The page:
This is an excerpt from our recent ebook collaboration with BambooHR entitled How to Turn Diversity Into a Major Asset for Your Organization. Download the full ebook here.
Often, skill is an easier type of diversity for people to understand, as it’s usually fairly clear that organizations need a variety of skills to accomplish their objectives. We’ve already talked about diversity of skills as they pertain to levels of experience, but that’s more about hard skills. Here, we want to talk about soft skills. Quick refresher:
Soft skills are becoming increasingly important in this day and age. In fact, in the New York Times bestselling book A Whole New Mind, author Daniel H. Pink codifies the transition of our economy, from an agricultural age to an industrial age to an information age, and now into a conceptual age.
Pink argues, very convincingly, that the information age is drawing to a close, and we know this because:
- We have abundance caused by affluence
- We have automation caused by technology
- We have outsourcing (to Asia) caused by globalization
In this new, conceptual age, the skills that matter most are the ones that differentiate our organizations. And the things that differentiate are not hard skills — we’re seeing those skills outsourced or automated. It’s the soft skills that make the difference.
The things that differentiate are not hard skills. It’s the soft skills that make the difference.
However, soft skills are too often ignored. They’re less visible and less quantifiable — at least to the untrained eye. But soft skills inform the majority of our behaviors; as noted above, soft skills are all about how you act.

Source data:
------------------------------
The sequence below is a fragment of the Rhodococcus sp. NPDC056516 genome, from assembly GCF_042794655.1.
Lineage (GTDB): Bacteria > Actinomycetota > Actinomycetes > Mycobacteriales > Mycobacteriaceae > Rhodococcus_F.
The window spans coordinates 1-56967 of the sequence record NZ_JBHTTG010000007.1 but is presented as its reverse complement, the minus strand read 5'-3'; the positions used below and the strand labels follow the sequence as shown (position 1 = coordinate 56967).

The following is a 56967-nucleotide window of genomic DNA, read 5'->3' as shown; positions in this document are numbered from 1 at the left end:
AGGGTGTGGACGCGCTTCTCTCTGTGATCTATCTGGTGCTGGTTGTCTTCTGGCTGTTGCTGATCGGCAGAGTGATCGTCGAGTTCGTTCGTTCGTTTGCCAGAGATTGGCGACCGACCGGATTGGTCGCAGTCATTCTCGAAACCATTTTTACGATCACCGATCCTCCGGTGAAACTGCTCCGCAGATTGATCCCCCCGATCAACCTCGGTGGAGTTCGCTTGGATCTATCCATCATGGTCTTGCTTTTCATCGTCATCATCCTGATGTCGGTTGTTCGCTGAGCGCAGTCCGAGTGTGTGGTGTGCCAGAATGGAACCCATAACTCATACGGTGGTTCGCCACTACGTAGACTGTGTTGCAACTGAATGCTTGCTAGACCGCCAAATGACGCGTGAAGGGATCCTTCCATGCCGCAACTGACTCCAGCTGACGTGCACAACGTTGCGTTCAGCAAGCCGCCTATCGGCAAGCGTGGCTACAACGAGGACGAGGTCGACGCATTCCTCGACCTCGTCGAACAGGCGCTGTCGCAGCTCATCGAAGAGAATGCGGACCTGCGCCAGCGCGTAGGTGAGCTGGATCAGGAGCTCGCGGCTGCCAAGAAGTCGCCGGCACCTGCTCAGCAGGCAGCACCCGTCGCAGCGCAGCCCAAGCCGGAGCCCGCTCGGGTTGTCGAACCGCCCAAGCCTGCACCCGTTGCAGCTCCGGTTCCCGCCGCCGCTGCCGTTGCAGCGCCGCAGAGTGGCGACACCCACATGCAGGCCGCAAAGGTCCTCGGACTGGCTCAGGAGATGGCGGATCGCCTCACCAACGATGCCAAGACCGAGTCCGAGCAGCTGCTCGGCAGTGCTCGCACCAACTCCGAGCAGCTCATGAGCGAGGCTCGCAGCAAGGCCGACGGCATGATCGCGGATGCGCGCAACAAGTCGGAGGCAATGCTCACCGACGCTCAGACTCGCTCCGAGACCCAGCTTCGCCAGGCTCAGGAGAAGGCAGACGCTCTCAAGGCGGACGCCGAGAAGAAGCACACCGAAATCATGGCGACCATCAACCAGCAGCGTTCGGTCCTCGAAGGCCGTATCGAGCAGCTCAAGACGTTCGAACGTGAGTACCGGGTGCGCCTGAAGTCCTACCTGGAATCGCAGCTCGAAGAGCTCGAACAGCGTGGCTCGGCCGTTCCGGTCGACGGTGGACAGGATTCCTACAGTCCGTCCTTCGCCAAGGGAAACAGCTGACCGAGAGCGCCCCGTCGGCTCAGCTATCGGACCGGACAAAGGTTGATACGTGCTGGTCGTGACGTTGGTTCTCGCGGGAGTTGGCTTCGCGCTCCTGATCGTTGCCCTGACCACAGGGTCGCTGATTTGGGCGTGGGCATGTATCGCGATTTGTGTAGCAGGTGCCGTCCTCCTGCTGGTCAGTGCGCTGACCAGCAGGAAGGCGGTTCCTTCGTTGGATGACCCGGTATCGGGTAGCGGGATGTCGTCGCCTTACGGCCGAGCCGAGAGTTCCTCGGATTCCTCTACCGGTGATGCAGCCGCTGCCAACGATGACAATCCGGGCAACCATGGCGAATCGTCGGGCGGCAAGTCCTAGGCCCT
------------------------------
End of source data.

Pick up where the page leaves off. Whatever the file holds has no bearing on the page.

Here are the soft skills managers reported they’d like to see in new college grads (and the percentage of respondents who say each skill is lacking in that group):
It can be said that hard skills are the physical cogs that power our organizations, and soft skills are the oil that allows the engine to run smoothly. What happens when you try to run a car without oil? The same thing that happens when you try to run an organization that’s short on soft skills: friction, heat and eventually, fire.
As you’re doing your diversity planning, consider what types of diverse soft skills are needed in each role and each department for you to have a well-oiled machine that works without friction and can provide optimal output.
Interested in a further deep-dive on diversity? There’s a lot more info in the ebook—grab a copy today!
Tell Us What You Think
What types of diversity does your organization strive for? We want to hear from you. Tell us your thoughts in the comments.